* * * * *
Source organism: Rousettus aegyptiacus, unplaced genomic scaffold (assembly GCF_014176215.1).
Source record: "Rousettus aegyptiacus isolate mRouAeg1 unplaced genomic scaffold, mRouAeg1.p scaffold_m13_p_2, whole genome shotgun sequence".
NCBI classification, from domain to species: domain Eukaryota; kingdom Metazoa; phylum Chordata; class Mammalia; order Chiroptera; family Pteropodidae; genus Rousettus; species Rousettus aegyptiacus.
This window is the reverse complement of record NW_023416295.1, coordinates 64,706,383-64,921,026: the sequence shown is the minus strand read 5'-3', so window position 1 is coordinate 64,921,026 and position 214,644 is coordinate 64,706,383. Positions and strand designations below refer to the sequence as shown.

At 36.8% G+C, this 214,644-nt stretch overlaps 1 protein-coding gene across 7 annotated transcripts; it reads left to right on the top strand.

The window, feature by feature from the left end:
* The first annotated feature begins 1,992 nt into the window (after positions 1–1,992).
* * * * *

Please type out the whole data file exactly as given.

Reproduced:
Source organism: Rousettus aegyptiacus, unplaced genomic scaffold (assembly GCF_014176215.1).
Source record: "Rousettus aegyptiacus isolate mRouAeg1 unplaced genomic scaffold, mRouAeg1.p scaffold_m13_p_2, whole genome shotgun sequence".
NCBI classification, from domain to species: domain Eukaryota; kingdom Metazoa; phylum Chordata; class Mammalia; order Chiroptera; family Pteropodidae; genus Rousettus; species Rousettus aegyptiacus.
This window is the reverse complement of record NW_023416295.1, coordinates 64,706,383-64,921,026: the sequence shown is the minus strand read 5'-3', so window position 1 is coordinate 64,921,026 and position 214,644 is coordinate 64,706,383. Positions and strand designations below refer to the sequence as shown.

At 36.8% G+C, this 214,644-nt stretch overlaps 1 protein-coding gene across 7 annotated transcripts; it reads left to right on the top strand.

The window, feature by feature from the left end:
* The first annotated feature begins 1,992 nt into the window (after positions 1–1,992).